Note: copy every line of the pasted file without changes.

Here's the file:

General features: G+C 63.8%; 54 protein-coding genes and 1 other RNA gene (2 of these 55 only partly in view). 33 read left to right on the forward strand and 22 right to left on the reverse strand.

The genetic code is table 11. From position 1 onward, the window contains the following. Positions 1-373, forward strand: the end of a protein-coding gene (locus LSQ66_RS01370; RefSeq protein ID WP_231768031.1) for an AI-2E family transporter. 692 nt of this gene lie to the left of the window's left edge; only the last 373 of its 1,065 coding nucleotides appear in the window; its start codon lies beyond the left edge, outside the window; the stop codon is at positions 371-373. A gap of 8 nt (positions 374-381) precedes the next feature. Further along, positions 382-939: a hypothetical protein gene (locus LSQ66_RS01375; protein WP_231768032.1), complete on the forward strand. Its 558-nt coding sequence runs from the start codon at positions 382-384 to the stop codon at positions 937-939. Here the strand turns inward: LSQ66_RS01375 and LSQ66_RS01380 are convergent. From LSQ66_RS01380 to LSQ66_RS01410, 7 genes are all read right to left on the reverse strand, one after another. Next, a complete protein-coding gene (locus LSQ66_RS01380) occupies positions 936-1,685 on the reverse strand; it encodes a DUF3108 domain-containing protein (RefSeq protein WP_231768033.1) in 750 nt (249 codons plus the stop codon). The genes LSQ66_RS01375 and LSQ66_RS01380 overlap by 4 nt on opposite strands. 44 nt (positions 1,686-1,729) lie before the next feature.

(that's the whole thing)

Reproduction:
General features: G+C 63.8%; 54 protein-coding genes and 1 other RNA gene (2 of these 55 only partly in view). 33 read left to right on the forward strand and 22 right to left on the reverse strand.

The genetic code is table 11. From position 1 onward, the window contains the following. Positions 1-373, forward strand: the end of a protein-coding gene (locus LSQ66_RS01370; RefSeq protein ID WP_231768031.1) for an AI-2E family transporter. 692 nt of this gene lie to the left of the window's left edge; only the last 373 of its 1,065 coding nucleotides appear in the window; its start codon lies beyond the left edge, outside the window; the stop codon is at positions 371-373. A gap of 8 nt (positions 374-381) precedes the next feature. Further along, positions 382-939: a hypothetical protein gene (locus LSQ66_RS01375; protein WP_231768032.1), complete on the forward strand. Its 558-nt coding sequence runs from the start codon at positions 382-384 to the stop codon at positions 937-939. Here the strand turns inward: LSQ66_RS01375 and LSQ66_RS01380 are convergent. From LSQ66_RS01380 to LSQ66_RS01410, 7 genes are all read right to left on the reverse strand, one after another. Next, a complete protein-coding gene (locus LSQ66_RS01380) occupies positions 936-1,685 on the reverse strand; it encodes a DUF3108 domain-containing protein (RefSeq protein WP_231768033.1) in 750 nt (249 codons plus the stop codon). The genes LSQ66_RS01375 and LSQ66_RS01380 overlap by 4 nt on opposite strands. 44 nt (positions 1,686-1,729) lie before the next feature.